Just like that, the Dallas Stars are the hottest team in the Western Conference. If it weren't for the incredibly torrid pace of the Pittsburgh Penguins, the Stars would have the best record in the NHL over the past ten games. The Stars are sitting firmly in second place in the conference and have built somewhat of a cushion over the rest of the Pacific Division, which mostly means that a loss doesn't send the Stars right back to the back of the bus.
It's a great feeling to have and the Stars are well on their way to proving that they are a team to be taken seriously. They've had wins against Detroit, Washington, Pittsburgh, San Jose and Phoenix and have shown an ability to not only compete against the best the NHL has to offer, but to do so while embracing a system the Stars struggled with last season. The confidence of this team is at an all-time high and it's safe to say that at this point the Stars are at a level not enjoyed since 2007.
It's amazing what a six-game winning streak can do for a team.
What is worrisome, however, is the threat of this team suddenly falling back to earth. Is the success of the Stars so far this season just a product of a friendly schedule? Are the Stars' imperfections being masked by goaltending that has been stellar and given the team a chance to win? The Stars, throughout this improbable winning streak, have won games that "they had no business winning" and have had to fight off bad starts to come roaring back for a victory late in the game.
Is this sort of success sustainable?
After last night's overtime win against the Minnesota Wild, Marc Crawford was obviously upset with his team's performance. He was very succinct in conveying his thoughts on whether this was the Stars' best effort and it seems to be -- at times -- that this is a trend the Stars are building. There have been games in which the Stars played great from the first period to the third and we praised the complete effort of the Stars in these wins. Lately however, and especially during this win streak, the Stars have been able to overcome pockets of extremely poor performances and win the game.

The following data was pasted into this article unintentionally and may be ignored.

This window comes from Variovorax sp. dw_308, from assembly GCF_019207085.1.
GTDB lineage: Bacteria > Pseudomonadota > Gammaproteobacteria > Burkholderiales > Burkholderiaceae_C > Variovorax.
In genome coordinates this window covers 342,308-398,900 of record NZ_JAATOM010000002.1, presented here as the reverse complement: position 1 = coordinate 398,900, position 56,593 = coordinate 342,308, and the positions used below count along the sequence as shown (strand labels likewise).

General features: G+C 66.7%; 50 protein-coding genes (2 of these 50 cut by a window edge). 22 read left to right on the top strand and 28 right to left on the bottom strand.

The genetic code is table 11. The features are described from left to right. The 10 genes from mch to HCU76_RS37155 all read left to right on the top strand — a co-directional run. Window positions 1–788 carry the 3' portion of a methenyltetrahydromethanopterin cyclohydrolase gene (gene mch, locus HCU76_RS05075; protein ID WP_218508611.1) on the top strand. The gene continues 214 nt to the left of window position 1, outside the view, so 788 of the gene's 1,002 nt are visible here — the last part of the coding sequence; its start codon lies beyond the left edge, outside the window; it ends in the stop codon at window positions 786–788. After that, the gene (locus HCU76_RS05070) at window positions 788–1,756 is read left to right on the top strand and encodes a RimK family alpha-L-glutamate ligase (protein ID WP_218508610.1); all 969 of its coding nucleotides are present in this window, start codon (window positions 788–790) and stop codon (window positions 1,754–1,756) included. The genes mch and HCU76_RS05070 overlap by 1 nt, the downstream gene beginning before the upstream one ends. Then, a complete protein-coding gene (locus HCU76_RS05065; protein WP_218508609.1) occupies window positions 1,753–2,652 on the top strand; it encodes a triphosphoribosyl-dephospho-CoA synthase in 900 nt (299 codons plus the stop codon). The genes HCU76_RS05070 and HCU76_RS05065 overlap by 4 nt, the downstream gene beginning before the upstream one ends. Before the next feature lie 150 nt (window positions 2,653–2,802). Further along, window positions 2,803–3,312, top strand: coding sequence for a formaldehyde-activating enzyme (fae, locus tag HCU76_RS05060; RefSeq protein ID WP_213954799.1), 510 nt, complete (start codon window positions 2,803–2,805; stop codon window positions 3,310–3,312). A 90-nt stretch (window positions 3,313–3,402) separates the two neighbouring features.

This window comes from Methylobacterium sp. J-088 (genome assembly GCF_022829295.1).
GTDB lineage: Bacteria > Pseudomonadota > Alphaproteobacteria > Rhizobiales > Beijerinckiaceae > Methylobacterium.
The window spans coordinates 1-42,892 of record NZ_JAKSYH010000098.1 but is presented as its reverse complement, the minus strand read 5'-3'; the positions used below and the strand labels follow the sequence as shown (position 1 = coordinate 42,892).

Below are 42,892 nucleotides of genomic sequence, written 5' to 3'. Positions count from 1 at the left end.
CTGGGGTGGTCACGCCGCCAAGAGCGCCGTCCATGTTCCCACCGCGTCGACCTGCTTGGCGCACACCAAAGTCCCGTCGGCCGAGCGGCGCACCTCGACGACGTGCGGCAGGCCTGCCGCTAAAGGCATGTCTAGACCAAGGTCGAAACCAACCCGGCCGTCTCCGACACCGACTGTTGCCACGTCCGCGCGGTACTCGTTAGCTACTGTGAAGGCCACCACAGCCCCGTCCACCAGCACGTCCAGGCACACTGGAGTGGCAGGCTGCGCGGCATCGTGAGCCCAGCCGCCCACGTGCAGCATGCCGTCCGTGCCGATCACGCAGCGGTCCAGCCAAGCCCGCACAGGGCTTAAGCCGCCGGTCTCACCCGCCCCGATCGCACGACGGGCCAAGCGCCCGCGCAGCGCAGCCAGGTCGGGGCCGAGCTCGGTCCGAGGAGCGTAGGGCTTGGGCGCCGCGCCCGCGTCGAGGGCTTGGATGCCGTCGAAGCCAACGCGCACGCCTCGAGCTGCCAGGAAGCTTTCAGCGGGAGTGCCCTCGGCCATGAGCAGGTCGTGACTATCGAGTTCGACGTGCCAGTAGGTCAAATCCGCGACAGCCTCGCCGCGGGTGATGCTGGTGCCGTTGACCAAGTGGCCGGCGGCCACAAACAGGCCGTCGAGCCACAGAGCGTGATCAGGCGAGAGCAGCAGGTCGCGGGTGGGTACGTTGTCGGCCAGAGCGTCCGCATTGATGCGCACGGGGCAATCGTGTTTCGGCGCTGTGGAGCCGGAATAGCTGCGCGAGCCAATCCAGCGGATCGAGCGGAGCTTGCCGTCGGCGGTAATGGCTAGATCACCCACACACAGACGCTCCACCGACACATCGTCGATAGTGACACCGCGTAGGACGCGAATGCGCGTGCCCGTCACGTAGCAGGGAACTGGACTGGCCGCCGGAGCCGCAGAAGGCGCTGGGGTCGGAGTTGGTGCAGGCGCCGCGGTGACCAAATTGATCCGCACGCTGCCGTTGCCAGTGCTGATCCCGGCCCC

Despite the uneven effort throughout the game last night, Crawford was still able to praise his team's ability to get the win.
"I thought we gutted it out in the third period," Crawford said after the game. "We did not have our best stuff tonight. Part of it is because Minnesota really played well and they were desperate. Give them credit. They played with some desperation, especially late. We're really, really happy with the way our guys dug in tonight and found a way."
This is the theme of the season so far. Find a way.
They Stars, especially over the last month, have been vastly outplayed to start games and yet have been able to get the win in the end. One or two games like this and you get a bit concerned with the inconsistent effort. when it seems most games follow this trend you start to think that perhaps this is actually who these Dallas Stars are as a team. They're resilient, they have an incredible amount of heart and resolve and for the first time in a long they rally around each other when it's gets tough out on the ice.
"I give our guys our guys a great deal of credit," Crawford said. "They dug in tonight and found another level to play at. Those are things you do when you become a good team. You can see our confidence is very good right now. A lot of the attributes we've got now... the "stick with-it-ness" and finding another level...the determination..those are things you need to remember even when things are not going so well."
At times we have worried about whether these bad starts would come back to haunt the Stars as the season has progressed and whether these pockets of poor play was a true indication of this team's level of potential. Yet the Stars have proven that they won't be defined by the times they play poorly and will instead have the identity of a team that will be tough to beat, even when you've got them against the ropes.